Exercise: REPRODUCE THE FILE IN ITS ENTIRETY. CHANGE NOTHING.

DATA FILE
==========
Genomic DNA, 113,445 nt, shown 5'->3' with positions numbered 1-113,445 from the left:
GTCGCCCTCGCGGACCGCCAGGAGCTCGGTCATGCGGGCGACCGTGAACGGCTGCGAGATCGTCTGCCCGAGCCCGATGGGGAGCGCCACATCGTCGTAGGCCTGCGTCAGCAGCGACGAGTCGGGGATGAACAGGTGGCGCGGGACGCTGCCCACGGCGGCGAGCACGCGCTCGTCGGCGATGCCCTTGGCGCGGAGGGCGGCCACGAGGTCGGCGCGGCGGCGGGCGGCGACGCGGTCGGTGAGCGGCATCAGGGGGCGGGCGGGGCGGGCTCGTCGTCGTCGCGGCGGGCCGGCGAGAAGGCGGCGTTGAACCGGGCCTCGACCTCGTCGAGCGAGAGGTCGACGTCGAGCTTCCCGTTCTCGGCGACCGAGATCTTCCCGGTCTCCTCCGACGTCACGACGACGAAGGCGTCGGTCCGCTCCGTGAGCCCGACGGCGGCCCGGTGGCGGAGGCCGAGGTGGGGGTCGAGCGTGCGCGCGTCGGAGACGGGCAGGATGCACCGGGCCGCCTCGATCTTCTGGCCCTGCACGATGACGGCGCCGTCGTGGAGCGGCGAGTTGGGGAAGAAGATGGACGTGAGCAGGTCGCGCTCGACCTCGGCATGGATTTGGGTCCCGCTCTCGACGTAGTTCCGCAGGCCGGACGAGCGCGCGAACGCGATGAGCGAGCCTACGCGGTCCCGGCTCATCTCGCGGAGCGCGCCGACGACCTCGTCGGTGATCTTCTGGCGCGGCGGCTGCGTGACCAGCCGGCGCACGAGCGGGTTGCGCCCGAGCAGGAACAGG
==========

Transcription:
Genomic DNA, 113,445 nt, shown 5'->3' with positions numbered 1-113,445 from the left:
GTCGCCCTCGCGGACCGCCAGGAGCTCGGTCATGCGGGCGACCGTGAACGGCTGCGAGATCGTCTGCCCGAGCCCGATGGGGAGCGCCACATCGTCGTAGGCCTGCGTCAGCAGCGACGAGTCGGGGATGAACAGGTGGCGCGGGACGCTGCCCACGGCGGCGAGCACGCGCTCGTCGGCGATGCCCTTGGCGCGGAGGGCGGCCACGAGGTCGGCGCGGCGGCGGGCGGCGACGCGGTCGGTGAGCGGCATCAGGGGGCGGGCGGGGCGGGCTCGTCGTCGTCGCGGCGGGCCGGCGAGAAGGCGGCGTTGAACCGGGCCTCGACCTCGTCGAGCGAGAGGTCGACGTCGAGCTTCCCGTTCTCGGCGACCGAGATCTTCCCGGTCTCCTCCGACGTCACGACGACGAAGGCGTCGGTCCGCTCCGTGAGCCCGACGGCGGCCCGGTGGCGGAGGCCGAGGTGGGGGTCGAGCGTGCGCGCGTCGGAGACGGGCAGGATGCACCGGGCCGCCTCGATCTTCTGGCCCTGCACGATGACGGCGCCGTCGTGGAGCGGCGAGTTGGGGAAGAAGATGGACGTGAGCAGGTCGCGCTCGACCTCGGCATGGATTTGGGTCCCGCTCTCGACGTAGTTCCGCAGGCCGGACGAGCGCGCGAACGCGATGAGCGAGCCTACGCGGTCCCGGCTCATCTCGCGGAGCGCGCCGACGACCTCGTCGGTGATCTTCTGGCGCGGCGGCTGCGTGACCAGCCGGCGCACGAGCGGGTTGCGCCCGAGCAGGAACAGG